Tuesday, August 13, 2013

Daphne Du Maurier's Rebecca - Best Quotes

"Last night I dreamt I went to Manderley again." Thus begins a tale of romance, mystery, suspense, and horror. The author was a lesbian, yet she wrote what many consider a sweet love story between a mature man and a naive young lady (the unnamed narrator).

Given the moodiness, pessimism, and the dark ambience of Manderley, one has to agree with Rebecca’s assessment of what is happiness: “Happiness is not a possession to be prized, it is a quality of thought, a state of mind.”

Philosophers and psychologists have written volumes on ‘peak experiences,’ or ‘moments of truth,’ that tests our mettle. But I like what a novelist has to say better: "I suppose sooner or later in the life of everyone comes a moment of trial. We all of us have our particular devil who rides us and torments us, and we must give battle in the end."

Rebecca’s mind in flight—thinking in the subjunctive voice-- from the safety of the now to the dread of an uncertain future:


"I wanted to go on sitting there, not talking, not listening to the others, keeping the moment precious for all time, because we were peaceful all of us, we were content and drowsy even as the bee who droned above our heads. In a little while it would be different, there would come tomorrow, and the next day and another year. And we would be changed perhaps, never sitting quite like this again. Some of us would go away, or suffer, or die, the future stretched away in front of us, unknown, unseen, not perhaps what we wanted, not what we planned. This moment was safe though, this could not be touched. Here we sat together; Maxim and I, hand-in-hand, and the past and the future mattered not at all. This was secure, this funny little fragment of time he would never remember, never think about again…For them it was just after lunch, quarter-past-three on a haphazard afternoon, like any hour, like any day. They did not want to hold it close, imprisoned and secure, as I did. They were not afraid."

Ah, that first sweet love that we all do not wish to forget: "I am glad it cannot happen twice, the fever of first love. For it is a fever, and a burden, too, whatever the poets may say."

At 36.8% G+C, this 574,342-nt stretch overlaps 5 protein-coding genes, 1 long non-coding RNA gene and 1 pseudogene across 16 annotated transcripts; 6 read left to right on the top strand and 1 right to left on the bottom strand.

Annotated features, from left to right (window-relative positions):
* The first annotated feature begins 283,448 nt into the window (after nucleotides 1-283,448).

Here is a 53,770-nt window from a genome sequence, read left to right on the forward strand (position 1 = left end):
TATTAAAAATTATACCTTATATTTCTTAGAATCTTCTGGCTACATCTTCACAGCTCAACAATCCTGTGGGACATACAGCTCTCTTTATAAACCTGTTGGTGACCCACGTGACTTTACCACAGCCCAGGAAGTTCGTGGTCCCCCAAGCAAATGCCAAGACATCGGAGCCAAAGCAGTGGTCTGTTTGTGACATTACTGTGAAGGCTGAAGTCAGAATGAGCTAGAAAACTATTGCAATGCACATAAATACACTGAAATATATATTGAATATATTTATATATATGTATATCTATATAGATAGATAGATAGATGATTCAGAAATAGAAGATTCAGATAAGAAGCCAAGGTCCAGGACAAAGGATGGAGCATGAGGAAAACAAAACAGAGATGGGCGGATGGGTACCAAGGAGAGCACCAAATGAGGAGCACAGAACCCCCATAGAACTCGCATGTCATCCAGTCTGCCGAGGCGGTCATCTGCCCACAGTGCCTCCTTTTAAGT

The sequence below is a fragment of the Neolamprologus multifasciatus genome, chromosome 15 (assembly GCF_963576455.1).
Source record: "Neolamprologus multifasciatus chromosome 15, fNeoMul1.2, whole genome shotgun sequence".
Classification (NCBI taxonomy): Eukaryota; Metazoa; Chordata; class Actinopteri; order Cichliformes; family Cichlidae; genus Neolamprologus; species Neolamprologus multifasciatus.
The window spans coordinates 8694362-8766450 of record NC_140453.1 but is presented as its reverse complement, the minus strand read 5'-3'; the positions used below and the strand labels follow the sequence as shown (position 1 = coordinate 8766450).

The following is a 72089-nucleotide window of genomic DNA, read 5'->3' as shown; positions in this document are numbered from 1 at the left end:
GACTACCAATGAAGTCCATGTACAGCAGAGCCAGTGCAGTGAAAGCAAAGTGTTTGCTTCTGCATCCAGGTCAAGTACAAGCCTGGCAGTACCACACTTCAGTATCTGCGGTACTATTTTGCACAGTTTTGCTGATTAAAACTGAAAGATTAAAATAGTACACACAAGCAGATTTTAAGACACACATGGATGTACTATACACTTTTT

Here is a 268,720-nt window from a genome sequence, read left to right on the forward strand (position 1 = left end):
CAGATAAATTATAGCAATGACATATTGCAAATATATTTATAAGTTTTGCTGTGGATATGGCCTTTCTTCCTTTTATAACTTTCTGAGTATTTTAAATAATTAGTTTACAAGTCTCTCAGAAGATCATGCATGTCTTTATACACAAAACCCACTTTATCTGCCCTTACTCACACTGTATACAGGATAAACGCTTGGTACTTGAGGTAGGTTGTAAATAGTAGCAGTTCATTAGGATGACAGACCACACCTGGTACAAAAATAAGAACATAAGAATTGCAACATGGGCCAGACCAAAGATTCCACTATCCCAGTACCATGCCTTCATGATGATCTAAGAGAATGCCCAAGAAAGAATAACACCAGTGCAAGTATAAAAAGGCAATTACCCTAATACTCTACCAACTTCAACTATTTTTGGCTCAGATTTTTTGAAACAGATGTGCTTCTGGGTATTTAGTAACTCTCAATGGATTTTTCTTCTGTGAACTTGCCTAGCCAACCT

Here is a passage that Sigmund Freud would love: "We can never go back again, that much is certain. The past is still close to us. The things we have tried to forget and put behind us would stir again, and that sense of fear, of furtive unrest, struggling at length to blind unreasoning panic - now mercifully stilled, thank God - might in some manner unforeseen become a living companion as it had before."

What I like about this passage is that humans own the capacity to freeze time. To make time an illusion: "We know one another. This is the present. There is no past and no future. Here I am washing my hands, and the cracked mirror shows me to myself, suspended as it were, in time; this is me, this moment will not pass.”

But we can also traverse time: “And then I open the door and go to the dining-room, where he is sitting waiting for me at a table, and I think how in that moment I have aged, and passed on, how I have advanced one step towards an unknown destiny.” “We smile, we choose our lunch, we speak of this and that, but - I say to myself-I am not she who left him five minutes ago. She has stayed behind. I am another woman, older, more mature…"

And an acute observation about the bane, the vain, and the good: "...but I should say that kindliness, and sincerity, and if I may say so--modesty--are worth far more to a man, to a husband, than all the wit and beauty in the world."

Heraclitus said ‘The way up is the way down.’ Rebecca: "Sometimes it’s a sort of indulgence to think the worst of ourselves. We say, ‘Now I have reached the bottom of the pit, now I can fall no further,’ and it is almost a pleasure to wallow in the darkness. The trouble is, it’s not true. There is no end to the evil in ourselves, just as there is no end to the good. It’s a matter of choice. We struggle to climb, or we struggle to fall. The thing is to discover which way we’re going."

So long, for: "Writers should be read, but neither seen nor heard."
The writing techniques I use are explained in Mary Duffy's Toolbox for Writers e-book.

Mary Duffy's Toolbox for Writers


Augustine, City of God
Austen J, Pride and Prejudice
Austen J, "Marriage Proposals and Me"
Austen J, Emma
Borges, The Aleph
C. Bronte, Jane Eyre
Burroughs E,Tarzan
Cervantes, Don Quijote
Chaucer, Wife of Bath
Coelho P,The Alchemist
Coyle H, They Are Soldiers
Dante, New Life
Dickens C, David Copperfield
Dostoevsky, Crime&Punishment
ConanDoyle,Hound of Baskervilles
Dubner S, Superfreakonomics

DuMaurier D, Rebecca
Ellis B. E. American Psycho
Fitzgerald S, Great Gatsby
Flaubert G, Madame Bovary
Fleming I,Doctor No
Freud S, Leonardo Da Vinci
Friedan B, Feminine Mystique
GarciaMarquez, Of Love & OtherDemons
GarciaMarquez,OneHundredYrs
Guerrero M,ThePoison Pill

Grass G, The Tin Drum
Harris T, Hannibal Rising
Heidegger M,House of Being
Ishiguro K, Remains of The Day
Johnson S,Rasselas
Kafka,Metamorphosis
Kosinski J, The Painted Bird
Lee H,To Kill a Mockingbird
McBain Ed,Gutter and Grave
Murakami H,Wind-Up Bird Chronicle
Nabokov V, Lolita
Meyer, S, Twilight
Ortega,Dehumanization of Art
Poe E A, Gordon Pym
Prose F, Reading Like a Writer
Rushdie S,Midnight Children
Sabatini R, Scaramouche
Spark M, Prime of Miss Brodie

Stendhal, Red and Black
Sterne L,Tristram Shandy
Stevenson R, Dr.Jekyll & Mr.Hyde
Stoker B, Dracula
Thackeray W,History of Pendennis
Tolstoy L, Anna Karenina
Trollope A, Autobiography
Unamuno M, Tragic Sense of Life
Voltaire, Candide
Webb J, Fields of Fire
Wharton E, The House of Mirth
Woolf V, To The Lighhouse


The secrets of 'no-doze' prose:
Mary Duffy's Sentence Openers


Lindsey Vonn after winning the Downhill World ...
Image via Wikipedia
Lindsey Vonn



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